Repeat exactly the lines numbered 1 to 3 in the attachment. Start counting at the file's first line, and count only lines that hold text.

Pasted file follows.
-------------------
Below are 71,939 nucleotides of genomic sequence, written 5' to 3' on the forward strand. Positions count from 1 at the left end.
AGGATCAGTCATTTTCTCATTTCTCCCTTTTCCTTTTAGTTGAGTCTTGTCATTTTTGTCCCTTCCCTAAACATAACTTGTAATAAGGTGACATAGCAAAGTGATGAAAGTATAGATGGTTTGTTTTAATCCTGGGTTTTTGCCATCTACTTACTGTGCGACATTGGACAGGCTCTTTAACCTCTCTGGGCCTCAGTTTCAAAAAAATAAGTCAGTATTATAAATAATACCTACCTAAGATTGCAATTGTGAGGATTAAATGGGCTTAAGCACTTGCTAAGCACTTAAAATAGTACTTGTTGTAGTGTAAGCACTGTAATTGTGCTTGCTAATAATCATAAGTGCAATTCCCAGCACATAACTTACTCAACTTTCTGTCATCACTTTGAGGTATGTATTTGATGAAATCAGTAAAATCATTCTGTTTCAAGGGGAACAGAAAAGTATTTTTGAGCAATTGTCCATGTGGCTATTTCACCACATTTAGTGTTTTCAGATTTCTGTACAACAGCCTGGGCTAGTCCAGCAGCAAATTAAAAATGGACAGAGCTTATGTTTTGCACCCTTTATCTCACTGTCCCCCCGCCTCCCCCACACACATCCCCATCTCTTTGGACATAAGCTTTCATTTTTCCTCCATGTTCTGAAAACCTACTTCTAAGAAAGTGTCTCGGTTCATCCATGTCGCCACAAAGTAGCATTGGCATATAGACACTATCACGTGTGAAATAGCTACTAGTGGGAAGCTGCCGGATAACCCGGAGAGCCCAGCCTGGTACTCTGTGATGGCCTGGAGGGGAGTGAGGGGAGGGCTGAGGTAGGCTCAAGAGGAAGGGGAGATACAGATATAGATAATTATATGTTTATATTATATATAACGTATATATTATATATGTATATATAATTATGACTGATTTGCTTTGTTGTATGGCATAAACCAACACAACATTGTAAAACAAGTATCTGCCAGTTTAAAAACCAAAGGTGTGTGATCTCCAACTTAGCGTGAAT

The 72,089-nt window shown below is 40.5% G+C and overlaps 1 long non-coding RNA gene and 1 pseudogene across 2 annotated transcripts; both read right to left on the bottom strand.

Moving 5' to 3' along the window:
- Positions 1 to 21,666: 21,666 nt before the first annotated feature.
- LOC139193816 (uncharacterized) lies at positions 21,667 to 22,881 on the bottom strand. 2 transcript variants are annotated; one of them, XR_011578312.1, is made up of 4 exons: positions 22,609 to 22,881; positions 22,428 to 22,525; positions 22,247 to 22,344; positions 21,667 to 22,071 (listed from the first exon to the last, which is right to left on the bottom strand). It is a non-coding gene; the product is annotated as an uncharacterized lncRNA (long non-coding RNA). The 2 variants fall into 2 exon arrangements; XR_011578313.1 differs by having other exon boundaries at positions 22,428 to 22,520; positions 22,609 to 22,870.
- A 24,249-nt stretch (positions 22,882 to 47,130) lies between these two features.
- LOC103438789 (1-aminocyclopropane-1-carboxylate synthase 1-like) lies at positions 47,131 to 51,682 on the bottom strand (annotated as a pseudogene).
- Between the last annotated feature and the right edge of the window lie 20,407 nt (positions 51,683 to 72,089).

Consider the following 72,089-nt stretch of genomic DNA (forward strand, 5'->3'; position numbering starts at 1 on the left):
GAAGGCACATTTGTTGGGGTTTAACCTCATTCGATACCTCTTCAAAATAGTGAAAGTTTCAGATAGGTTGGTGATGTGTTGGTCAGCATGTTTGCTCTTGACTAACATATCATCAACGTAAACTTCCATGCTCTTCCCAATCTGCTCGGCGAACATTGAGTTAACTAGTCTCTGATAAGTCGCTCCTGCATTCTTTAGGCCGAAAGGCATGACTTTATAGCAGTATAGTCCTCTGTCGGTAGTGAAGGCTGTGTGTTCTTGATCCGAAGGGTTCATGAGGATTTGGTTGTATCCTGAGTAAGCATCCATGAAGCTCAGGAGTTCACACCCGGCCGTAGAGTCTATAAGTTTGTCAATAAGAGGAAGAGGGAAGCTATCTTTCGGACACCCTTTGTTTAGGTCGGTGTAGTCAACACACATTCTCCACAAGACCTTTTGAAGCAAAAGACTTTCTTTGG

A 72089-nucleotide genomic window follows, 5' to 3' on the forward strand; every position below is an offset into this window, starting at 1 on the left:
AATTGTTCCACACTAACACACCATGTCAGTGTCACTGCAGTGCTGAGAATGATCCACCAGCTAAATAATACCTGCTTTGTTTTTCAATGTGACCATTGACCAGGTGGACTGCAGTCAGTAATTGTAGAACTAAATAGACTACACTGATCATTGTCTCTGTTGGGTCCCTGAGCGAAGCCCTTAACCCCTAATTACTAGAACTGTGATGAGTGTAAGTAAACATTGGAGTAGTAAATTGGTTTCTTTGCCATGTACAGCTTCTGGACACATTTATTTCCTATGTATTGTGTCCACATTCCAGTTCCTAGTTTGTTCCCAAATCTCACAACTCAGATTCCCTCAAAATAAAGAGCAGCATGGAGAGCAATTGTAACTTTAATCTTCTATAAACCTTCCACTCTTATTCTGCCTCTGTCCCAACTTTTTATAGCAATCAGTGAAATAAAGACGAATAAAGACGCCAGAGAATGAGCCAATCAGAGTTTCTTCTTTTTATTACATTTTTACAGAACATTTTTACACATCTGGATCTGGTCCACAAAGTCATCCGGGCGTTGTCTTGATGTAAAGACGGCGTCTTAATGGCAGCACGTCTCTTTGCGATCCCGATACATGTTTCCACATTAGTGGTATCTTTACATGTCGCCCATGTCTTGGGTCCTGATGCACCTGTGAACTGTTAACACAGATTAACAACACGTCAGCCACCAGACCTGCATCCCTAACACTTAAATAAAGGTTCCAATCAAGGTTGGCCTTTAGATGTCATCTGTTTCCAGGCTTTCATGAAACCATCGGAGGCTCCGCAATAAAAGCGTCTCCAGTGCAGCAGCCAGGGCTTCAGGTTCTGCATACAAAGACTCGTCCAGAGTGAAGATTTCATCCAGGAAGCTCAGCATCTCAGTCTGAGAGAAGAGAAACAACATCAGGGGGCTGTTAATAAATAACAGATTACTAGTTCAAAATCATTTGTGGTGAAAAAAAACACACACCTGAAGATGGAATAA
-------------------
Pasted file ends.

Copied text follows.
Below are 71,939 nucleotides of genomic sequence, written 5' to 3' on the forward strand. Positions count from 1 at the left end.
AGGATCAGTCATTTTCTCATTTCTCCCTTTTCCTTTTAGTTGAGTCTTGTCATTTTTGTCCCTTCCCTAAACATAACTTGTAATAAGGTGACATAGCAAAGTGATGAAAGTATAGATGGTTTGTTTTAATCCTGGGTTTTTGCCATCTACTTACTGTGCGACATTGGACAGGCTCTTTAACCTCTCTGGGCCTCAGTTTCAAAAAAATAAGTCAGTATTATAAATAATACCTACCTAAGATTGCAATTGTGAGGATTAAATGGGCTTAAGCACTTGCTAAGCACTTAAAATAGTACTTGTTGTAGTGTAAGCACTGTAATTGTGCTTGCTAATAATCATAAGTGCAATTCCCAGCACATAACTTACTCAACTTTCTGTCATCACTTTGAGGTATGTATTTGATGAAATCAGTAAAATCATTCTGTTTCAAGGGGAACAGAAAAGTATTTTTGAGCAATTGTCCATGTGGCTATTTCACCACATTTAGTGTTTTCAGATTTCTGTACAACAGCCTGGGCTAGTCCAGCAGCAAATTAAAAATGGACAGAGCTTATGTTTTGCACCCTTTATCTCACTGTCCCCCCGCCTCCCCCACACACATCCCCATCTCTTTGGACATAAGCTTTCATTTTTCCTCCATGTTCTGAAAACCTACTTCTAAGAAAGTGTCTCGGTTCATCCATGTCGCCACAAAGTAGCATTGGCATATAGACACTATCACGTGTGAAATAGCTACTAGTGGGAAGCTGCCGGATAACCCGGAGAGCCCAGCCTGGTACTCTGTGATGGCCTGGAGGGGAGTGAGGGGAGGGCTGAGGTAGGCTCAAGAGGAAGGGGAGATACAGATATAGATAATTATATGTTTATATTATATATAACGTATATATTATATATGTATATATAATTATGACTGATTTGCTTTGTTGTATGGCATAAACCAACACAACATTGTAAAACAAGTATCTGCCAGTTTAAAAACCAAAGGTGTGTGATCTCCAACTTAGCGTGAAT

The 72,089-nt window shown below is 40.5% G+C and overlaps 1 long non-coding RNA gene and 1 pseudogene across 2 annotated transcripts; both read right to left on the bottom strand.